Diabetes Foot Health
Having diabetes puts people at a greater risk of developing foot complications such as nerve damage and circulation problems which can lead to foot ulcers and/or amputations.
Nerve damage (peripheral neuropathy) affects the nerves that supply the feet and legs. People that have poor blood glucose control are at a higher risk of developing nerve damage. The most common nerve damage affects the sensory nerves or ‘feeling’ nerves. When these nerves become damaged you are more likely to injure your foot without realising it because you can’t feel pain. An injury or an area of your foot that is exposed to high pressure can lead to ulceration (deep full thickness skin loss type wound), bone infection and possible subsequent amputation. Early warning signs of nerve damage are pins and needles, burning pain and numbness.
People who have diabetes are more at risk of developing arterial disease – hardening of the arteries or blockages in the big leg arteries that prevents blood getting to the feet. Signs of arterial disease can include cramps in the legs when you are active/ going for a walk, pale legs and feet, hair loss on the feet or legs, pain in the feet at rest, cuts that are slow to heal.
It is important to note that signs of arterial disease may not be noted until the disease has progressed to advanced stages. Only 10% people with artery disease get cramping (claudication) and rest pain only presents in late stages of artery disease.
It is important to have a foot health check at least once per year by your podiatrist as these conditions can lurk undetected for a long time.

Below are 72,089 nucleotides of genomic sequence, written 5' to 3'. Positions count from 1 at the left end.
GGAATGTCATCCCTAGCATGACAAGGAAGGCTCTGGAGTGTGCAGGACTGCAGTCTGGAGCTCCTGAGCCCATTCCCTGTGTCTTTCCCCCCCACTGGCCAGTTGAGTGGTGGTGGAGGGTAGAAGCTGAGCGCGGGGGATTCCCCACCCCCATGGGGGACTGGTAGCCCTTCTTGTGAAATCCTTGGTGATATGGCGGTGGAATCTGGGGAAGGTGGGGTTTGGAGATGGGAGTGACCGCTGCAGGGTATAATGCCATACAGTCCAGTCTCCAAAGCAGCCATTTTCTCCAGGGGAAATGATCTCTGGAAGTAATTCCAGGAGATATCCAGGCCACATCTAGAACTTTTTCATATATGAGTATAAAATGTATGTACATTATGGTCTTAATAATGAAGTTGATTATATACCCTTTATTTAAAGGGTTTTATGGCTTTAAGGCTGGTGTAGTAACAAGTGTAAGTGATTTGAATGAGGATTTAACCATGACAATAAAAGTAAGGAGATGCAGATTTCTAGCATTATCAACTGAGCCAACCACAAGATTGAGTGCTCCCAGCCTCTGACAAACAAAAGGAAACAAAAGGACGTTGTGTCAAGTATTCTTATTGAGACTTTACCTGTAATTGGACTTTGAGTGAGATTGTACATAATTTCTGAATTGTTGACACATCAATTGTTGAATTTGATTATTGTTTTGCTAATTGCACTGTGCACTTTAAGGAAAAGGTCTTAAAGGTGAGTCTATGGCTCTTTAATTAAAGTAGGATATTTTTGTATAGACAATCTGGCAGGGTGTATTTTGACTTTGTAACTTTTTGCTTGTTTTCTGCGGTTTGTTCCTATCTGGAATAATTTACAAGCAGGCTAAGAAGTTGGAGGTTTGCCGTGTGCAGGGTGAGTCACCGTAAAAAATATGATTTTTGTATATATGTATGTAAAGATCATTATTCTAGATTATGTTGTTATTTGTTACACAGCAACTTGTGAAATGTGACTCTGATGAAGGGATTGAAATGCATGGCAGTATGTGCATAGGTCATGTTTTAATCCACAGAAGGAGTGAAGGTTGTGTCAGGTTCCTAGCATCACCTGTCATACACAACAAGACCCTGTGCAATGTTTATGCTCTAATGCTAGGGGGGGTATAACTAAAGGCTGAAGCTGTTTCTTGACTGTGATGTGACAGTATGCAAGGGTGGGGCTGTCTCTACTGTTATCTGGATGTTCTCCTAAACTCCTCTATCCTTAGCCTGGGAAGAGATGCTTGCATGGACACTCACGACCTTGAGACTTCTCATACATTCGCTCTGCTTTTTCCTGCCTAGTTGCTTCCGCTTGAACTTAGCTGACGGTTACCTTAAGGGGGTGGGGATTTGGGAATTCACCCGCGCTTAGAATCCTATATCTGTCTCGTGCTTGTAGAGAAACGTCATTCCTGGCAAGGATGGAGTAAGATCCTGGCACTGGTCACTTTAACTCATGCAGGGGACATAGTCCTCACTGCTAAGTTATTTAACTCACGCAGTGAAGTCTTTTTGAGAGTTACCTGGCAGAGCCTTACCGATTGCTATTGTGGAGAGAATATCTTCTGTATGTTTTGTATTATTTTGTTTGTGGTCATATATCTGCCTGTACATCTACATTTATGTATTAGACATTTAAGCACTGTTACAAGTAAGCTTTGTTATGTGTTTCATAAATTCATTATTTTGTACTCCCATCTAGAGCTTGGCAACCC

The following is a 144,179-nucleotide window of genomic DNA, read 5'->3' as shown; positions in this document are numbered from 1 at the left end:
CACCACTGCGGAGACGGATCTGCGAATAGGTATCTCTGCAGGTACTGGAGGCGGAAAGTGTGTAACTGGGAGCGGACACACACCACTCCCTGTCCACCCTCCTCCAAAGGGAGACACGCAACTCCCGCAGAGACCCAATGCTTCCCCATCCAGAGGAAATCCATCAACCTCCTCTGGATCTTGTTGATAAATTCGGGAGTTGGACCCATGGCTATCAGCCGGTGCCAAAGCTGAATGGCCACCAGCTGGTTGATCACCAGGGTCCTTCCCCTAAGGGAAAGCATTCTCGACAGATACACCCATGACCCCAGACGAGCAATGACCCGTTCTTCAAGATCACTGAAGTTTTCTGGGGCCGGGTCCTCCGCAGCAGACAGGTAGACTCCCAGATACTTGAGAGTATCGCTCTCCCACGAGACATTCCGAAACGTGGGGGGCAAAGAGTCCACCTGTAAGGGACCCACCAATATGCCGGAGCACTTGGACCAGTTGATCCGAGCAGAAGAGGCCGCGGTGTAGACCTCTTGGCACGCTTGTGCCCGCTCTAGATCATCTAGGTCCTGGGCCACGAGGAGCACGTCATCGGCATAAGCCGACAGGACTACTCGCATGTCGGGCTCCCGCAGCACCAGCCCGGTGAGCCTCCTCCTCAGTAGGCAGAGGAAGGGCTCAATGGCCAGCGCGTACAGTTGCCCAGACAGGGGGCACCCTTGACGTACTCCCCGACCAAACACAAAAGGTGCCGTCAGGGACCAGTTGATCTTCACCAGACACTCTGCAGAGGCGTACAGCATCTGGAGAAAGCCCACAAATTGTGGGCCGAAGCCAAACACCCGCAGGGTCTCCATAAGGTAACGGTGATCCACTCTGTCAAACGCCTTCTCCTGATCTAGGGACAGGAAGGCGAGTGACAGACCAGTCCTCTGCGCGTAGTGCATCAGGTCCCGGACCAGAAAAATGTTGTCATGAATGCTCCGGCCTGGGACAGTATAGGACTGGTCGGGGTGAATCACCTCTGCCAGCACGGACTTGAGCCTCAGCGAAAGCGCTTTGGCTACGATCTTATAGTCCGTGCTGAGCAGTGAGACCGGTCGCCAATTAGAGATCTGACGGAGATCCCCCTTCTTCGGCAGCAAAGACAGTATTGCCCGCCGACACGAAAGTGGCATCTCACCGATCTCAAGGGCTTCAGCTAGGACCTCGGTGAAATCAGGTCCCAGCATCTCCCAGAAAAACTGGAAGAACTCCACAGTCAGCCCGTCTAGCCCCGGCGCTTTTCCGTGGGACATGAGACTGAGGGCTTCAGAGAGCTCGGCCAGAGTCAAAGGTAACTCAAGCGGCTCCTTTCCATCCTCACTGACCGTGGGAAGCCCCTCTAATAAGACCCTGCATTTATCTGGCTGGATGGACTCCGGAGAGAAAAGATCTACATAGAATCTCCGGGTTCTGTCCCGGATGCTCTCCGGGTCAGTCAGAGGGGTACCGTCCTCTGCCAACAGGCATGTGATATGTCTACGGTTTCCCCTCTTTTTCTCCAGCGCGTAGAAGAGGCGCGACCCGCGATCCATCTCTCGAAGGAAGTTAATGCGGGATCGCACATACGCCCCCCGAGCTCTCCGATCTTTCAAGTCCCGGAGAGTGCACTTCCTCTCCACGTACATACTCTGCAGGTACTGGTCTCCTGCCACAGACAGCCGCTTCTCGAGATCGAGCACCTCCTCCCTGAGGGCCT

Caring for your feet:
- Have a check-up with your podiatrist at least once per year. People with diabetes are eligible to have their visit partially covered by medicare under a chronic disease care plan.
- Cut nails straight across and gently file them. If you can’t see them or reach them ask for help from someone.
- Never cut your own callouses or corns. Do not use over the counter corn removal preparations. You are more at risk of developing wounds and infections if you do so.
- Dry your feet and in between your toes well after showering.
- Wear well fitting footwear.
- Do not wear tight hosiery or socks.
- Do not walk barefoot even in the house. Make sure you have well fitted footwear on to protect against injury.
- Keep your feet away from heaters, hot water bottles or any sources of direct heat.
- Know your feet well – it is important to check your feet daily! Check for any cuts, blisters, red spots, pus discharge, splinters etc. If you notice any cuts or wounds – clean the area, apply antiseptic and a dry dressing. If it hasn’t improved in 24 hours seek medical attention. Always seek urgent medical attention for the most mild of looking infections as diabetes can mask the signs of infection.